4-Year-Old Boy Gets Kicked out of School for Having Long Hair, Mom Fires Back

One Texas mom plans to fight back after she says her 4-year-old son was kicked out of school because his hair was "too long."

When Jessica Oates dropped her son, Jabez, off at Barbers Hill Kindergarten Center, all seemed fine. But on Friday, she was told that Jabez's hair violated the school dress code.

The school policy states that boys must have a haircut above the eyes, ears and neck and that a parent or guardian must provide a letter citing "religious or cultural exception," WDSU News reports.

So to keep her son in line with school policy, Oates sent Jabez to school with his hair pulled up in a bun with a simple black hair tie. "[School administrators] said that the black hair tie was inappropriate and they would not allow him to go," Oates told Inside Edition.

Oates, who says that her family is part Cocopah Indian and their hair is viewed as strength, also says that the school initially told her that her son's hair wouldn't be an issue.

"When I went to enroll my child, I asked about the policy on hair. I was told my son would be allowed to keep his hair," Oates said. "I was getting him all geared up for school. I took him to school and it was no big deal."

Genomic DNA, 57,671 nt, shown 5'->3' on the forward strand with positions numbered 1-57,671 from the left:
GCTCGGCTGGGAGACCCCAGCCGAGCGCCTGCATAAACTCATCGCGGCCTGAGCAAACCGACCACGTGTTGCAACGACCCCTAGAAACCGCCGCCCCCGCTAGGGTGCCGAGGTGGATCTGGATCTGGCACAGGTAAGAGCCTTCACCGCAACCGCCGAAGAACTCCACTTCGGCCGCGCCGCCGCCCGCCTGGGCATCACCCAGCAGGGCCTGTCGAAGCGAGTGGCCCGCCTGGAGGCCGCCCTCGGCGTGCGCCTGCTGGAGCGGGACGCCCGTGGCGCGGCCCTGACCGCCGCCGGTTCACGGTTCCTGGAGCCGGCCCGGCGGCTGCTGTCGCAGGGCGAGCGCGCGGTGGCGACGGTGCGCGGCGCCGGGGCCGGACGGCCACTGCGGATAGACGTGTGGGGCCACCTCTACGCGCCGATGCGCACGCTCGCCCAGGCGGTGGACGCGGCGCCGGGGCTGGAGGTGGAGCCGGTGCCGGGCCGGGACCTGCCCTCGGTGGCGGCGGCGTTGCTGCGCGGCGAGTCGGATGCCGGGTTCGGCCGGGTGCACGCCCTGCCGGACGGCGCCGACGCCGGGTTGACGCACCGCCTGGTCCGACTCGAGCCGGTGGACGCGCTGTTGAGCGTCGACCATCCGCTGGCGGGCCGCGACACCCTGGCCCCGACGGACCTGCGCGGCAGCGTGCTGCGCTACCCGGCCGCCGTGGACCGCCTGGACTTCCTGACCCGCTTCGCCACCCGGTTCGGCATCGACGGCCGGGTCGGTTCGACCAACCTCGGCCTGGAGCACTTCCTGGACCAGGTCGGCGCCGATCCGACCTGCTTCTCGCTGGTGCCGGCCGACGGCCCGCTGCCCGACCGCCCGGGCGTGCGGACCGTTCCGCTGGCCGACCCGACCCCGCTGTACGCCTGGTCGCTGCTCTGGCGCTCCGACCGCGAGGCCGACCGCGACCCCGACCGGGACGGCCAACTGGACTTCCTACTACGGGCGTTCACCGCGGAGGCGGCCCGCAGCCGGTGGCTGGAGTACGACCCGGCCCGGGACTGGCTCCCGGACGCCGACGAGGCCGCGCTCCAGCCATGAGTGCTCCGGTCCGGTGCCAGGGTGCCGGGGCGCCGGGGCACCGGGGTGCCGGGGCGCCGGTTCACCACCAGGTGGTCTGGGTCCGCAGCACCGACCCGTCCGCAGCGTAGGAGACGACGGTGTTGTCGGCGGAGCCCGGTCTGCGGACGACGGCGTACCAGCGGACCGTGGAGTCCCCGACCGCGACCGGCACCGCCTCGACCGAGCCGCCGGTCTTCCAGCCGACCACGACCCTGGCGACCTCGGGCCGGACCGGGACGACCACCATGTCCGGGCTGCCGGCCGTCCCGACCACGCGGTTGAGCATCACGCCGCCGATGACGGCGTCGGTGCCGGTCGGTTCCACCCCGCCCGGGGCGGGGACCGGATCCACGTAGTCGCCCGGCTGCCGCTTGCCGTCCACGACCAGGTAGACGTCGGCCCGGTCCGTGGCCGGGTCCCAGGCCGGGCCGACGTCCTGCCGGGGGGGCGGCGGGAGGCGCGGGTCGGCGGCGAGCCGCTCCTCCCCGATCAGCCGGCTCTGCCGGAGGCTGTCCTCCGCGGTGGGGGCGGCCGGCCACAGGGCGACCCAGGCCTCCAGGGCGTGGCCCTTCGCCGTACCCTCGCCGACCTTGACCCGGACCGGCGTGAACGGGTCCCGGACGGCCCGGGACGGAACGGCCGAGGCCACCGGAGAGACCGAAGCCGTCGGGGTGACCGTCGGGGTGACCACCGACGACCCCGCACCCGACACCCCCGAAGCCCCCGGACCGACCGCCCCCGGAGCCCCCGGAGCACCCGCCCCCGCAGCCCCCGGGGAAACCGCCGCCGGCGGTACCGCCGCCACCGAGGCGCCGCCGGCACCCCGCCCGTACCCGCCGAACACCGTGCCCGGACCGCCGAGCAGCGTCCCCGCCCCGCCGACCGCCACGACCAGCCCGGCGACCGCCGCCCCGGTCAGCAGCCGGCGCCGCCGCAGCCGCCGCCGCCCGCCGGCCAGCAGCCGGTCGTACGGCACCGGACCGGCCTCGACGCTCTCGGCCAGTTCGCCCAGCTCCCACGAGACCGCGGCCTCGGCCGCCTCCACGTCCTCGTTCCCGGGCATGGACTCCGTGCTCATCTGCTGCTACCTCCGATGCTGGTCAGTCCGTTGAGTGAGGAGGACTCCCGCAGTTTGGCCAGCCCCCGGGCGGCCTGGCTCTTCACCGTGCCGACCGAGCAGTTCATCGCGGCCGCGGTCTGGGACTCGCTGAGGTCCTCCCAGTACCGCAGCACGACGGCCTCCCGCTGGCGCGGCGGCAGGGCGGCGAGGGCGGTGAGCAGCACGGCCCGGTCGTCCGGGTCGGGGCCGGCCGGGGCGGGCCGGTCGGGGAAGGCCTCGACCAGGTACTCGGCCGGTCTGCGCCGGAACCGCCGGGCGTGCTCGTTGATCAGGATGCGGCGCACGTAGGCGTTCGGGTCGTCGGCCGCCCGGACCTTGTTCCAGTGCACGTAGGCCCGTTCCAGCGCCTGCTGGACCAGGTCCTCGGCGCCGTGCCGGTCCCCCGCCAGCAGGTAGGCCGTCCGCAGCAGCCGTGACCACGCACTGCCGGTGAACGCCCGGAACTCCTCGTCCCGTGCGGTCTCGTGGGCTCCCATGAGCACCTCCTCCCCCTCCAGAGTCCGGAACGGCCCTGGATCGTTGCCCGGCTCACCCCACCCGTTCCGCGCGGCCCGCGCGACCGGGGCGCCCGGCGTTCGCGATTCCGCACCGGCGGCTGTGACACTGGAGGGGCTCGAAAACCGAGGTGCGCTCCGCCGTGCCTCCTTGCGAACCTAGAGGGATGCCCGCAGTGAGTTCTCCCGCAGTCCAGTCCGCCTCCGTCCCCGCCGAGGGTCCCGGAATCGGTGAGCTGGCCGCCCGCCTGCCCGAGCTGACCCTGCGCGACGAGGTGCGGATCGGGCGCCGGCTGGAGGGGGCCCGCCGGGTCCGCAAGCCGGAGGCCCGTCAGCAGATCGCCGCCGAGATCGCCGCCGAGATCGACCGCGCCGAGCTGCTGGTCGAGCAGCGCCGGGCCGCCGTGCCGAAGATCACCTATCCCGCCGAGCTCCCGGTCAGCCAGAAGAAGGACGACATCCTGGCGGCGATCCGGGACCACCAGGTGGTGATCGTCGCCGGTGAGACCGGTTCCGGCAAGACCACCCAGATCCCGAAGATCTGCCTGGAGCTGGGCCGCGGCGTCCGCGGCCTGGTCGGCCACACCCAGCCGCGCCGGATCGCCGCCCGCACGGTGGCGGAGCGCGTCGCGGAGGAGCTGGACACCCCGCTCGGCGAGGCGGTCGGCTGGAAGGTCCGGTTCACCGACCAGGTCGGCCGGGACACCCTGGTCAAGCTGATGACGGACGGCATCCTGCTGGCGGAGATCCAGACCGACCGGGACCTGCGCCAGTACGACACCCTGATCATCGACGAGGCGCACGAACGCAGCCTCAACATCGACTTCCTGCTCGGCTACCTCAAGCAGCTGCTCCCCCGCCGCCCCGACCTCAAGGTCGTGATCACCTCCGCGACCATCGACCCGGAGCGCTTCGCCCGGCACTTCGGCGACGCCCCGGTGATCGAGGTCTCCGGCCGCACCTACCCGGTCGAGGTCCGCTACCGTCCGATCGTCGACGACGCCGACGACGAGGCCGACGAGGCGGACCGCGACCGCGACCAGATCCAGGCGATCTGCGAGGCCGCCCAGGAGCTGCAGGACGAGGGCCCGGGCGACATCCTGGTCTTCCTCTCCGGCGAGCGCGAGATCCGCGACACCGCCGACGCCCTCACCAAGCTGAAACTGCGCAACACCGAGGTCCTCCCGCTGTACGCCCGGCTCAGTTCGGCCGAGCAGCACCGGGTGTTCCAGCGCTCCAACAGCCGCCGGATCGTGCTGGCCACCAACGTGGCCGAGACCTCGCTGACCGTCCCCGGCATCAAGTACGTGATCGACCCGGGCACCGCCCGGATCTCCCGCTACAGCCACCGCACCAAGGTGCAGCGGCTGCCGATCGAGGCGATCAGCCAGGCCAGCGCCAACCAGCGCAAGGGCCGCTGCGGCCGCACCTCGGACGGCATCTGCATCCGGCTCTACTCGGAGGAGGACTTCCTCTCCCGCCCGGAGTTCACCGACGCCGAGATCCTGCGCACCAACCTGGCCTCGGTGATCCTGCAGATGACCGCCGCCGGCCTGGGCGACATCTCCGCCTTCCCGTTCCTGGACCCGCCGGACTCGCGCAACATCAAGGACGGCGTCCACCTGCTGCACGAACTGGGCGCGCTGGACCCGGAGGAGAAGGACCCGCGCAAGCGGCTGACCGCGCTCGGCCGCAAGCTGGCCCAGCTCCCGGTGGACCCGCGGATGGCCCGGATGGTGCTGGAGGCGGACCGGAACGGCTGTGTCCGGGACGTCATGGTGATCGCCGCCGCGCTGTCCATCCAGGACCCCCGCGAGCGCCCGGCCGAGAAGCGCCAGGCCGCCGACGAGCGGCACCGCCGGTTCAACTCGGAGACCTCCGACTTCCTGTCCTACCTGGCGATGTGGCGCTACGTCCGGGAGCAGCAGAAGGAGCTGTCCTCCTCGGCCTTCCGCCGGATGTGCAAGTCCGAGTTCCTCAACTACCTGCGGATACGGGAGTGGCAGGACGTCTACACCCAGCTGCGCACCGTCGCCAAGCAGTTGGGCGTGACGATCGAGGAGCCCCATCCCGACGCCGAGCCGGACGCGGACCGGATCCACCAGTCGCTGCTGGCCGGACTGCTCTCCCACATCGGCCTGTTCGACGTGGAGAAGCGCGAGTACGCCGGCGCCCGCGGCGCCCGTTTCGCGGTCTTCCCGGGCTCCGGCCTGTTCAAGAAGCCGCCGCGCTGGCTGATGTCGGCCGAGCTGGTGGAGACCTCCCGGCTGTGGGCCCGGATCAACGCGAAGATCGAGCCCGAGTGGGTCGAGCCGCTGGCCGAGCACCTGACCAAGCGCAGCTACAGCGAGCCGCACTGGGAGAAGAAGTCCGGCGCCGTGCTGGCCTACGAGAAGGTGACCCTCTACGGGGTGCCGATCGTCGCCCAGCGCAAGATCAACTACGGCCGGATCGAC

On Monday, Oates posted a Facebook Live video during her meeting with the assistant superintendent.

"To me, that is blatant discrimination against something me and my child believe in," Oates said to the administrator.

"I just want my child to get an education," she continued. "It's something extended to every other child in this community, and we live in this community, and we're a part of this community. And I'm not understanding how long hair would exclude my child from an education in this school district."

"Was it any harder to teach him because he has long hair?" Oates questions, to which the woman replies that it's the school board of Barbers Hill Independent School District that sets the policy.

Later, Oates updated her Facebook post, writing, Oates later "UPDATE: I was just called by this woman and told the superintendent does not wish to have a meeting and that Jabez will NOT be allowed in school."


In a statement sent to WDSU News, the Barbers Hill Independent School District said they will not be changing their tune on the issue: "Our local elected board has established policy based on community expectations, and Barbers Hill Administration will continue to implement the said policy."

Oates said she wants to fight back and that she won't be cutting her son's hair. "I believe the policy is sexist because they have no hair policy for girls. I am really angry. The fact that my son can't go to school angers me. It's outrageous and outdated."